To the nose you get a pleasant orange (mostly from the peel added, but some from the juice too). The slight oakiness of the brandy also comes through on the nose. Its taste begins light and sweet, moves quickly to a slightly sour (but not overpowering) lemon, and finishes with a unique battle of banana and brandy. The finish is really what stands out to me here. It’s banana, then brandy, then banana, then brandy again, and it goes back and forth 2-4 times as it settles. This is a surprising event while drinking and it really makes you want to go back for more.

If you’re looking for a diversion from the standard summer cocktails, you might want to give this a try.

Alcohol Taste Rating: 7/10
Overall Rating: 8/10

La Jolla

1 1/2 oz Brandy
1/2 oz Creme de Banane
1/4 oz Orange Juice
1/4 oz Lemon Juice
(Optional Orange Peel Garnish)

Shake liquid ingredients with ice. Strain into a chilled cocktail glass.

“I keep wanting to put in ‘i’ before the ‘a’ in Jolla”

Au Currant Sidecar

Today we’ve got a tasteful and tasty spin on the classic sidecar recipe. Although given your working set of ingredients you may have to substitute here and there (as I did).  I want to start by highlighting my use of a VSOP Brandy in place of Metaxa (a Greek Brandy with a stronger “winey” flavor). You MAY be able to use both Brandy and some Sweet Vermouth to achieve a similar flavor to the Metaxa. The former being much easier to find than the later depending your your location, and that difference will give you a slightly different flavor profile. In addition my use of Cassis Syrup over Creme de Cassis will make my overview of it lean sweeter than it would be normally. A common variation also calls for Chambord rather than Creme de Cassis.

So, I love this drink for 2 main reasons. First is the use of the sugar rim (which is something I wish I saw in more cocktail recpies); and second is the incredible finish that keeps you going back for more. With its deep red color, you’re greeted with an incredible forward aroma of what almost smells of agave nectar. With a sip from the sugar rim you begin with a sweet and simple flavor, move to a subtle currant and lemon, then finish with a richly sweet and oaky finish. The finish is what really caught my attention with this drink. Early in your sip is just feels like a fruity sweet drink, but the complexity of the oak from the brandy to the subtle orange of the Grand Marnier makes this damn near perfect! I do wish there was more to the front and mid palette here, but I’m willing to compromise for something this good!

Alcohol Taste Rating: 7/10
Overall Rating: 9.8/10

Au Currant Sidecar

1 1/2 oz Metaxa (or VSOP Brandy)
1 oz Fresh Lemon Juice
1 oz Orange Juice
1/2 oz Creme de Cassis (or Chambord)

1 oz Grand Marnier
1 tsp Superfine Sugar
Granulated Sugar
Lemon Wedge
Lemon Twist

Rub the edge of a cocktail glass with the lemon wedge and rim with granulated sugar. Shake liquid ingredients and superfine sugar with ice (approx. 15 seconds). Strain into prepared glass. Garnish with a Lemon Twist.

Au Currant Sidecar

“Au Perfection!”

Trade Winds

Well as long as we still have a full month of summer, let’s keep the tropical drinks flowing!

The Trade Winds is a wonderfully aromatic cocktail with citrus and raspberry notes. It has a dark and mysterious burgundy color with an inviting lemon twist within. The drink starts sweet, moves to a tart raspberry, then finishes with a sour brandy flavor. A great sweeter drink and well balanced it’s easy to recommend as a light starter.

Overall Rating: 8/10
Alcohol Taste Rating: 6.5/10

Trade Winds

3/4 oz Light Rum
3/4 oz Brandy (Apricot Brandy Used)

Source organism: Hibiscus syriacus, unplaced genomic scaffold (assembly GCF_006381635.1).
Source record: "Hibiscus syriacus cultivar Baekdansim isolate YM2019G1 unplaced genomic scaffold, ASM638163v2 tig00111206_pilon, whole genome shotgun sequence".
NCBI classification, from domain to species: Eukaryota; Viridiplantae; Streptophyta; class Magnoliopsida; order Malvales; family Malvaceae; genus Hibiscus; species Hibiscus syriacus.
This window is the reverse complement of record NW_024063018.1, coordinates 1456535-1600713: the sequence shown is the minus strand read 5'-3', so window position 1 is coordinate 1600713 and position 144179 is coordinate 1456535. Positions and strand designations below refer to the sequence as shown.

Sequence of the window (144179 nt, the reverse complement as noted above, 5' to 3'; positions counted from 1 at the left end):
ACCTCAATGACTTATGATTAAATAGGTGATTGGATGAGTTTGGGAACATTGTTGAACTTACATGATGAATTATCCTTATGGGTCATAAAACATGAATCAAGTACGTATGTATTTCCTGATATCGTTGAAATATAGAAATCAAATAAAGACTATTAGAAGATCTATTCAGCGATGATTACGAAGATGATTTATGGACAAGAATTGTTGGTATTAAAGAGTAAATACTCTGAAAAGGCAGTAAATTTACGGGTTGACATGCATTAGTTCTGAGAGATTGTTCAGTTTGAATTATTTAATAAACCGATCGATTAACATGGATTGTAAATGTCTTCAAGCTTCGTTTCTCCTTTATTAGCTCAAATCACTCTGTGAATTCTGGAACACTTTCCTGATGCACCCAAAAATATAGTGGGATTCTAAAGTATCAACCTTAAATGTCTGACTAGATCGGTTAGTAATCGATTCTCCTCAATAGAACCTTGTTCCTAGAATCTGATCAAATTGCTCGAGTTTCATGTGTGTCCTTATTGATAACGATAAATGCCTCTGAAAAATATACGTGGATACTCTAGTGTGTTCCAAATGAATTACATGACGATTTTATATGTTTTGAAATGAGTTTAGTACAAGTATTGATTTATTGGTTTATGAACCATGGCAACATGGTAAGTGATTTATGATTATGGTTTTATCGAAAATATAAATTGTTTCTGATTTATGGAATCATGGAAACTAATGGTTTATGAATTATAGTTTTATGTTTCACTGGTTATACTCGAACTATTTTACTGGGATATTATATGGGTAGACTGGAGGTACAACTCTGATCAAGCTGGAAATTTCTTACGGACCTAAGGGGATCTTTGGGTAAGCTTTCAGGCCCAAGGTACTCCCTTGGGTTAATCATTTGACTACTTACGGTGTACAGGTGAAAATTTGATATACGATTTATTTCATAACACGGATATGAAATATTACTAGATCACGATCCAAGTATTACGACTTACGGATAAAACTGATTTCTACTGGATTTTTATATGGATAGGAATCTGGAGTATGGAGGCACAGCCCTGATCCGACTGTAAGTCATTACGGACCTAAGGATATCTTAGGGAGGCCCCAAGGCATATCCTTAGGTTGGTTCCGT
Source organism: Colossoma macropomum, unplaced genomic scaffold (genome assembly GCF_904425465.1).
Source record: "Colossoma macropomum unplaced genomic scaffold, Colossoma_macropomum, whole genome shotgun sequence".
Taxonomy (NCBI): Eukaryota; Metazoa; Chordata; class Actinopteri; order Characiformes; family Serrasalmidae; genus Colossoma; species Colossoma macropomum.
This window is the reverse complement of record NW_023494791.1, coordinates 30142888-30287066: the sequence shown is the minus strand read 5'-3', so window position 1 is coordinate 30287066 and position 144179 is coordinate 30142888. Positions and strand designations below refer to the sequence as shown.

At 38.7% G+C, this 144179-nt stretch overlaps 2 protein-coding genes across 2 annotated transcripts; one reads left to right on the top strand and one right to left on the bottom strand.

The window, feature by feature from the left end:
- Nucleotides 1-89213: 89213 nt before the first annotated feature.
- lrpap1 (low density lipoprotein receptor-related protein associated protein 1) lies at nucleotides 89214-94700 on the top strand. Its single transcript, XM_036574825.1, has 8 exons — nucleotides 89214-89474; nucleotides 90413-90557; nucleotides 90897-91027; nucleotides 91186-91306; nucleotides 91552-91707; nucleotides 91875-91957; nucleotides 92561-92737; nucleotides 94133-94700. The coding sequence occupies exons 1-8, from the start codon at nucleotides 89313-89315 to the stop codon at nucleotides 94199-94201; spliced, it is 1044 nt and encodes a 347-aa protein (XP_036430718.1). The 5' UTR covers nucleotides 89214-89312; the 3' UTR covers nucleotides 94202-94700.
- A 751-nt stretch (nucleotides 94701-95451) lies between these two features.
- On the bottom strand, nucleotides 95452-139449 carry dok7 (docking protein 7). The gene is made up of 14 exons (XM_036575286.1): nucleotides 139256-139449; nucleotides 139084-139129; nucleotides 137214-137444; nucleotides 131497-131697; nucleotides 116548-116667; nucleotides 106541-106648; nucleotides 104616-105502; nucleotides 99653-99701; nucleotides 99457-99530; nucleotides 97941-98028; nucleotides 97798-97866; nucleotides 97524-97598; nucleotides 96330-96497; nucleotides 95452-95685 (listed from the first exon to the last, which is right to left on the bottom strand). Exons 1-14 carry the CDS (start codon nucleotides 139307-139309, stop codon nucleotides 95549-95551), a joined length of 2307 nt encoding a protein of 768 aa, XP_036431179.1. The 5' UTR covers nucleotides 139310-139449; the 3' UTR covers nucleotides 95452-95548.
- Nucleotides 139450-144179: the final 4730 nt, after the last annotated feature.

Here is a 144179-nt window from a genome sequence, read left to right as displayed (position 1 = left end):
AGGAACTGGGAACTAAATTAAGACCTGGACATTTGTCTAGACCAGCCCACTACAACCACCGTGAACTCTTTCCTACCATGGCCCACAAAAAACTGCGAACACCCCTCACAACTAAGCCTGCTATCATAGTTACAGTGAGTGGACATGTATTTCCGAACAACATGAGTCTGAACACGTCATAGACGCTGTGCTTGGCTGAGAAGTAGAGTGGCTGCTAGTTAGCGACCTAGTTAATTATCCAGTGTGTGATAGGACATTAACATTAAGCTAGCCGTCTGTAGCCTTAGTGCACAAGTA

3/4 oz Raspberry Liqueur
1 oz OJ
2 oz Sweet/Sour
Lemon Twist

Shake and strain liquid ingredients into a chilled cocktail glass. Garnish with a lemon twist.

trade winds

“It will blow you away!”

Sidecar Royale

Today we’ve got a classy cocktail with a solid flavor. The Sidecar Royale has a classic sandy color with citrus and herbal aromas. It starts on a mildly sweet note, moves to a sweet brandy taste, then finishes with an earthy herbal and brandy bite. If you have or can find some Benedictine you might want to give this one a try. The original recipe calls for either brandy or cognac, but in my bar all I have is flavored brandies. I figured Apricot would fit this drink quite well (and it did). Although a more pure brandy would have the same flavor profile as my mix.

Overall Rating: 7.5-8/10
Alc. Rating: 6/10

Make it Again? Yes. Worth trying with cognac

Sidecar Royale

1 oz Brandy (or cognac)
1/2 oz Cointreau
1/2 oz Benedictine
1 1/2 oz Sweet/Sour
(Optional Rim with sugar)

Shake and strain into a chilled cocktail glass.

sidecar royale

“Tasty with a side of Benedictine.”

East India Cocktail

Today’s cocktail is one that I’ve been sitting on for quite a while, but have still wanted to make. The “East India” is mildly fruity and mildly bitter. I’m always impress at pineapple centered drinks as well as the froth up in a similar way that cream or milk does in desert style drinks. While the drink calls for Brandy, my bar isn’t stalked with the standard, but instead I have both apricot and blackberry brandies. Given the pineapple flavor I chose my apricot as I imagined it to be the best possible complement. Although given the name of the drink I’m surprised I wasn’t using my Bombay Dry Gin (maybe next time). I also think that Orange Bitters might have been a better choice here.

The drink starts sweet with a light bitter in there as well, but as it reaches the back of your tongue and throat you get more of the alcohol. While I’m not certain that the flavors present were due more to the original recipe or my use of Apricot Brandy, the unique complexity of this drink has certainly made me want to try it again. I also feel like the lemon twist could have been more dominant if there was a dash of lemon juice in the mix as well, but then again I don’t think this drink even needs a sour element.

Alcohol Rating: 3-4 of 10
Overall Rating: 7.5 (with possible variations)
Worth Making Again? Yes

East India

1 1/2 oz Brandy (Apricot Brandy Used)
3/4 oz Cointreau (Triple Sec Used)
2-3 Dashes of Angostura Bitters
2 oz Pineapple Juice

Shake and Strain. Garnish with a lemon twist

east india cocktail

Still not sure where the “India” is in this drink…